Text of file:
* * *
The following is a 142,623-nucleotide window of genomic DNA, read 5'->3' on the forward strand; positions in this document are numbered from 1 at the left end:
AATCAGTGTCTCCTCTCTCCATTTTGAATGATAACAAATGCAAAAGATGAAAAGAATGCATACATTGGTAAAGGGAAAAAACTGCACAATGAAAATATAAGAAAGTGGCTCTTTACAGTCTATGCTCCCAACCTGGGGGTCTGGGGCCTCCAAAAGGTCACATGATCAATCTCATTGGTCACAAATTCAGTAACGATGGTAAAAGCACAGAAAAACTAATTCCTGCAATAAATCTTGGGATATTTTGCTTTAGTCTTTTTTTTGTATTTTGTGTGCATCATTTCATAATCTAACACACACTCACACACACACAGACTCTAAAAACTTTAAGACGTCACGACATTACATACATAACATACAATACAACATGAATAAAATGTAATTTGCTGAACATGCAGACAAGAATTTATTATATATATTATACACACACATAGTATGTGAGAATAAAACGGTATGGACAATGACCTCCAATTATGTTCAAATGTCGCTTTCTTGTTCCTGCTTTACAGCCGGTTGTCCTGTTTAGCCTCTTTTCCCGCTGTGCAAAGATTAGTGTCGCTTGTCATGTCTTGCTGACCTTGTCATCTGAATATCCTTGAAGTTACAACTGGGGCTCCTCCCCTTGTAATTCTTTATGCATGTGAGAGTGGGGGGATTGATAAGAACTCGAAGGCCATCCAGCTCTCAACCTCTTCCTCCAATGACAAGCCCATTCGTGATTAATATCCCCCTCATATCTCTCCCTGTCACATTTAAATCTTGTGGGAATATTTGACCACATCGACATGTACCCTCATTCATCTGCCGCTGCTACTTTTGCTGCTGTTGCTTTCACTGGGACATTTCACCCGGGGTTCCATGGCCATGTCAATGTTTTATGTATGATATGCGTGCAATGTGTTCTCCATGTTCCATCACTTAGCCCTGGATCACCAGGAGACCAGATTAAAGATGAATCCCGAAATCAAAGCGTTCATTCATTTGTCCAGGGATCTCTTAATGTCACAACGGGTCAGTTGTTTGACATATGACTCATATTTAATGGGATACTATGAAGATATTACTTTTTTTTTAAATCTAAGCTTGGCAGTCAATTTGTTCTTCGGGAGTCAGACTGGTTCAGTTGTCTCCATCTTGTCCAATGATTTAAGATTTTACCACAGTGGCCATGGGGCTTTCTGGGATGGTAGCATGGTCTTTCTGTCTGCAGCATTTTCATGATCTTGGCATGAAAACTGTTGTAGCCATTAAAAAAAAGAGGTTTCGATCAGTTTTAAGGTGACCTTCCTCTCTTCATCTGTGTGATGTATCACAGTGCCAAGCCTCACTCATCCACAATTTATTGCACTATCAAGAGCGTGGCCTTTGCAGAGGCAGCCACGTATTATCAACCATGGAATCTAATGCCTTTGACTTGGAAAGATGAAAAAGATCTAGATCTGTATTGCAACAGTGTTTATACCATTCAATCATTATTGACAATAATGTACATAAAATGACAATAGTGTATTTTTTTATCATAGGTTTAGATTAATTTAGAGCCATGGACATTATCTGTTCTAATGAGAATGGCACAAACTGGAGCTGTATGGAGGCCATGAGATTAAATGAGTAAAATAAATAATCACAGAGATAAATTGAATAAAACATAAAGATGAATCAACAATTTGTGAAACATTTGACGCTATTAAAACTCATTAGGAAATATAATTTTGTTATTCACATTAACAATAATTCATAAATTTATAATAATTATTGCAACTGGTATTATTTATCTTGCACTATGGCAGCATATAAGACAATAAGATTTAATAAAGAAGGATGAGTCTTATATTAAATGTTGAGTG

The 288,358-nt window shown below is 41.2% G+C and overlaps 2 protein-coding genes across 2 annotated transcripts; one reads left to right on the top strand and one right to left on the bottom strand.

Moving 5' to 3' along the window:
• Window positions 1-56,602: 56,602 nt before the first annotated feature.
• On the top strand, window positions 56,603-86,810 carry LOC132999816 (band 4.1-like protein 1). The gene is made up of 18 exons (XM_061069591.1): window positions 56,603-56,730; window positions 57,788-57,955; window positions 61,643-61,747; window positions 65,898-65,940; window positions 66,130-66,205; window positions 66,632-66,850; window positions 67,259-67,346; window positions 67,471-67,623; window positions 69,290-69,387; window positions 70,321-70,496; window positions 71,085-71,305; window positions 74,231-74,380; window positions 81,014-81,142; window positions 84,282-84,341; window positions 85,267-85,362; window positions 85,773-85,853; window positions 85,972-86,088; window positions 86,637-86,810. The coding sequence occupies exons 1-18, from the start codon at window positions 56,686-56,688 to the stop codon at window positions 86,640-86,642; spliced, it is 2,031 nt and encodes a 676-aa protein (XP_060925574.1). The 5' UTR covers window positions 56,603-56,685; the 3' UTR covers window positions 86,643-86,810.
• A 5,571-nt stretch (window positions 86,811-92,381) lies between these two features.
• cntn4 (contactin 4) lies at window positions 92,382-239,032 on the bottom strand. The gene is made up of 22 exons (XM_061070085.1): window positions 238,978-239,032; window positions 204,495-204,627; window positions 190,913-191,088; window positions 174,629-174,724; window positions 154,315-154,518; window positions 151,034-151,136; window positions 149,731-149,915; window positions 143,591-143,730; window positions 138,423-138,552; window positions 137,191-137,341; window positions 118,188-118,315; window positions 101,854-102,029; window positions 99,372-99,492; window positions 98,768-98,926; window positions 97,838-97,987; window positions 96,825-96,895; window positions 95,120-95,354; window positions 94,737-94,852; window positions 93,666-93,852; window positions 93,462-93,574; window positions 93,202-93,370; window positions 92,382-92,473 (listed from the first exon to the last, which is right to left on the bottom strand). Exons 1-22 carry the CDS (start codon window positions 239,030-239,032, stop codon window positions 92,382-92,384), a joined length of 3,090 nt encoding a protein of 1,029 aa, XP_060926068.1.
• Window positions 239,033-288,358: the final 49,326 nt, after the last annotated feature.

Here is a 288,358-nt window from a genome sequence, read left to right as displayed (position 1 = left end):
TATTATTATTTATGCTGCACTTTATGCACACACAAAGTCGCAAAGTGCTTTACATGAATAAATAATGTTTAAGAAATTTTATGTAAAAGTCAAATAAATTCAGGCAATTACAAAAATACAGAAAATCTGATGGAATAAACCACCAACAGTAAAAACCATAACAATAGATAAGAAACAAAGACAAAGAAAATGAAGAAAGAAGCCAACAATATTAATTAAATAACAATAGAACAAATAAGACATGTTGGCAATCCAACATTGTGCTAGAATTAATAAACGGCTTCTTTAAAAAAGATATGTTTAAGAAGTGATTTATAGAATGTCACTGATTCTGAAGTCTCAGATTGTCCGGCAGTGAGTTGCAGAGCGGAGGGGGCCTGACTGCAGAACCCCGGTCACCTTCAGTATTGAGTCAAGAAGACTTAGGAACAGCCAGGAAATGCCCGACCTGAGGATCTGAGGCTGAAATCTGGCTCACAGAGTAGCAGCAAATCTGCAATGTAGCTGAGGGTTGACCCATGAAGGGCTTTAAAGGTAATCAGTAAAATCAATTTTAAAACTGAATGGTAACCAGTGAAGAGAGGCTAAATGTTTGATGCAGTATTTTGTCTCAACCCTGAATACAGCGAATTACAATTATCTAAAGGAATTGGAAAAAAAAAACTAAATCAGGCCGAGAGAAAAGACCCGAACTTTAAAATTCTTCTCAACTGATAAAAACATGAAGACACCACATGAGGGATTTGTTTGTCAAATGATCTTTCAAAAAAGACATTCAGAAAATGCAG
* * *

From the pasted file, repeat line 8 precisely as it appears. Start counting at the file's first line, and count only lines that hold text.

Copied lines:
• cntn4 (contactin 4) lies at window positions 92,382-239,032 on the bottom strand. The gene is made up of 22 exons (XM_061070085.1): window positions 238,978-239,032; window positions 204,495-204,627; window positions 190,913-191,088; window positions 174,629-174,724; window positions 154,315-154,518; window positions 151,034-151,136; window positions 149,731-149,915; window positions 143,591-143,730; window positions 138,423-138,552; window positions 137,191-137,341; window positions 118,188-118,315; window positions 101,854-102,029; window positions 99,372-99,492; window positions 98,768-98,926; window positions 97,838-97,987; window positions 96,825-96,895; window positions 95,120-95,354; window positions 94,737-94,852; window positions 93,666-93,852; window positions 93,462-93,574; window positions 93,202-93,370; window positions 92,382-92,473 (listed from the first exon to the last, which is right to left on the bottom strand). Exons 1-22 carry the CDS (start codon window positions 239,030-239,032, stop codon window positions 92,382-92,384), a joined length of 3,090 nt encoding a protein of 1,029 aa, XP_060926068.1.